A Llandeilo man who made nearly £34,000 out of dog breeding without a licence has been brought before the court in a prosecution led by Carmarthenshire County Council.
Matthew Thomas, of Green View, New Inn, admitted to Llanelli magistrates that he had been dog breeding without a licence despite being told not to on a number of occasions when he appeared recently.
The court heard that the 38-year-old had first contacted the council for advice about dog breeding and obtaining a licence back in 2018.
In a telephone call the following year animal health officers again advised that under the Dog Breeding Regulations only two litters of puppies within a 12-month period was allowed if no breeding licence is in place. Thomas disclosed he had three litters at his premises and was issued with a warning. The same month, whilst Thomas claimed he was carrying out the necessary requirements to obtain a breeding licence, he telephoned the council to inform them he had an accidental litter. He was warned that he needed to stop breeding and was told to separate dogs from bitches in season. In February last year Thomas contacted the council again and asked if he could breed a further two litters as he was short of money and was again informed he couldn’t due to him being unlicensed and that all new applications were on hold due to Covid-19 visiting restrictions. In July 2020 Thomas was sent a letter giving him four weeks to apply for a licence. An application was received in August of last year but no licence was granted as it was incomplete. A check of advertising sites showed that Thomas had listed four litters of whippets withing a 13-month period.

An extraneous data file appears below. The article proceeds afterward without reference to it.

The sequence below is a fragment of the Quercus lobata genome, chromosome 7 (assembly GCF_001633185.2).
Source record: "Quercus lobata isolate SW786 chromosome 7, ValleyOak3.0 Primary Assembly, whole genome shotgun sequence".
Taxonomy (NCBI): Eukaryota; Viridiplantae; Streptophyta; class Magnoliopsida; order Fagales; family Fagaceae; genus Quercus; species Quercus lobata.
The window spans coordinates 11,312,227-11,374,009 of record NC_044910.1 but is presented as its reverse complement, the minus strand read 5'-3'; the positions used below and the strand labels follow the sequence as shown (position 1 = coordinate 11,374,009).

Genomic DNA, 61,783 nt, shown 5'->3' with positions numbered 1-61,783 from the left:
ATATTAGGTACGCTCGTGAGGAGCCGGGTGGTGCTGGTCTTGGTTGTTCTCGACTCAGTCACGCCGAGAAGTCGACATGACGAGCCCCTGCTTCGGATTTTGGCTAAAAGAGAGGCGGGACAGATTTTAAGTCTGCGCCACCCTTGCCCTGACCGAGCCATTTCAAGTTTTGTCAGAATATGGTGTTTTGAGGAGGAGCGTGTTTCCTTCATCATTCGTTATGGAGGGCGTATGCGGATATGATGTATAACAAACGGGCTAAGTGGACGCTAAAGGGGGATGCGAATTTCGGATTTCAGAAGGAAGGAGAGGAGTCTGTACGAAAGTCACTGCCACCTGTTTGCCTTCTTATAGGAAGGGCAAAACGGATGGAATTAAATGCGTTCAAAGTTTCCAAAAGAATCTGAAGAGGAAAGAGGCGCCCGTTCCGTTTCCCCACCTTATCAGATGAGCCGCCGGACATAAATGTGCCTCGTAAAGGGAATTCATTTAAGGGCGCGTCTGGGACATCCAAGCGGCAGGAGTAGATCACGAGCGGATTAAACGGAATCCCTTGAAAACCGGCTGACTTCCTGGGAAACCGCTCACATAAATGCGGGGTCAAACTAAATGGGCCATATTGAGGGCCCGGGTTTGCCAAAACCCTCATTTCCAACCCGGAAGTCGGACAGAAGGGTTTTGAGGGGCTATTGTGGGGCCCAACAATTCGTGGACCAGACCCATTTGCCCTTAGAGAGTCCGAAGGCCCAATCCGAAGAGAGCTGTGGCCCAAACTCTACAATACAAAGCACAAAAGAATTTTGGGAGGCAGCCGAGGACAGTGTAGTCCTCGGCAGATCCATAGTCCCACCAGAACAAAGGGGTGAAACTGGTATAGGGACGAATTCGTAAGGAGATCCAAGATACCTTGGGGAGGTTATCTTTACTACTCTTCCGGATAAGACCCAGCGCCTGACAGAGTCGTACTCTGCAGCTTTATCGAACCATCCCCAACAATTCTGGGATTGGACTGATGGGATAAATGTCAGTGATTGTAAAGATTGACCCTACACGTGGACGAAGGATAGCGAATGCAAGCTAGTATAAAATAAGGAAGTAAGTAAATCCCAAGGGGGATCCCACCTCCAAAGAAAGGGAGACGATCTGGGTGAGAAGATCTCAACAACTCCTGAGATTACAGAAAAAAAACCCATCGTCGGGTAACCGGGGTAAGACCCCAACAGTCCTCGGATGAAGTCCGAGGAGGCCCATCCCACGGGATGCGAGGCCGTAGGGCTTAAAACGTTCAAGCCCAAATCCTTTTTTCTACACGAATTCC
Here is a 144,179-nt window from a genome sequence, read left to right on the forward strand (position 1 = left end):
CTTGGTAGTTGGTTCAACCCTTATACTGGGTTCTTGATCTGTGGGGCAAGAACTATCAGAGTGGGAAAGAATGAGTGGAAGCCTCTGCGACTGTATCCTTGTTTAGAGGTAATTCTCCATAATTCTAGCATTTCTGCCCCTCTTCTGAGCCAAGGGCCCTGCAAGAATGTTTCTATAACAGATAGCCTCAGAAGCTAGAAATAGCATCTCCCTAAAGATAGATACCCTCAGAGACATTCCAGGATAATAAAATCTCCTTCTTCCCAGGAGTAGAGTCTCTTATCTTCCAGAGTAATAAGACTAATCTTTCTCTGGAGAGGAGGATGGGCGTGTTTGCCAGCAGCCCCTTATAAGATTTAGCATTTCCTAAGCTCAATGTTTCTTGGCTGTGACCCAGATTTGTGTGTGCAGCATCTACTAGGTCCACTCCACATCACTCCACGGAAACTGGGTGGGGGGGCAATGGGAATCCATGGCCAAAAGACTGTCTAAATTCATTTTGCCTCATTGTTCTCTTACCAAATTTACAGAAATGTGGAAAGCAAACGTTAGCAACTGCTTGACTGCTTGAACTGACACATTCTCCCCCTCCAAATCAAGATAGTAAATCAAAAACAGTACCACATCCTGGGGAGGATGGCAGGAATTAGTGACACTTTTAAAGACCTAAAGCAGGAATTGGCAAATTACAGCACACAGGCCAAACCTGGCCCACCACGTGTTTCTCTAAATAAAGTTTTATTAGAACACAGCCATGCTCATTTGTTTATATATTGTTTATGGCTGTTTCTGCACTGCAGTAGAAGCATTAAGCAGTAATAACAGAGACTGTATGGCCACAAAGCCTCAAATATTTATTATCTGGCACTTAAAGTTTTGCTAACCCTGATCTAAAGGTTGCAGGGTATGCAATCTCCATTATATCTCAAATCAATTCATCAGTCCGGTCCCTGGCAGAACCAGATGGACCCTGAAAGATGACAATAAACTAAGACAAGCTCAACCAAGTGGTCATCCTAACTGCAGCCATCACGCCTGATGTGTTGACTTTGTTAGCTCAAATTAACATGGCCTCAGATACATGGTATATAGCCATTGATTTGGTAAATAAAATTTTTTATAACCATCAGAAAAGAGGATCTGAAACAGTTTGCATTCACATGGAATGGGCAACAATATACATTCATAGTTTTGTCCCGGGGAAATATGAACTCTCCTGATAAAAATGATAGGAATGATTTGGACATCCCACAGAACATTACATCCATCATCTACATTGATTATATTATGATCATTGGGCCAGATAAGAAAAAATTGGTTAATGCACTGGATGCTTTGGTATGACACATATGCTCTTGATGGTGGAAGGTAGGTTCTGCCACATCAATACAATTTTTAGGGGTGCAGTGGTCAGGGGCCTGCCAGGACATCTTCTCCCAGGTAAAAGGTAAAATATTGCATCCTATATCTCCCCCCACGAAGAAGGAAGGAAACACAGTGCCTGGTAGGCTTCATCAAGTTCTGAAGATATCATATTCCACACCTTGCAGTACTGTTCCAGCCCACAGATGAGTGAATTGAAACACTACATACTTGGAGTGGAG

Thomas admitted breeding over the number of permitted litters but claimed it was due to him being dyslexic and not understanding the wording of the regulations. He stated that he wished to work with the council to become licensed and was trying to be open and transparent.
He was fined £500, ordered to pay £1,208 costs and £50 victim surcharge.
When questioned by the court about where the money he made had gone, Thomas claimed it had been put back into his premises.
The council’s executive board member for public protection and trading standards, Cllr Philip Hughes said: “Mr Thomas was given advice over and over again about dog breeding regulations and he totally ignored them and made a lot of money by doing so. Licences are there for a reason and in this case it’s to ensure that dogs are not overbred, are properly being cared for and are socialised. Let this serve as a warning to anyone thinking of breeding dogs without a licence, we will take action and we won’t hesitate to.”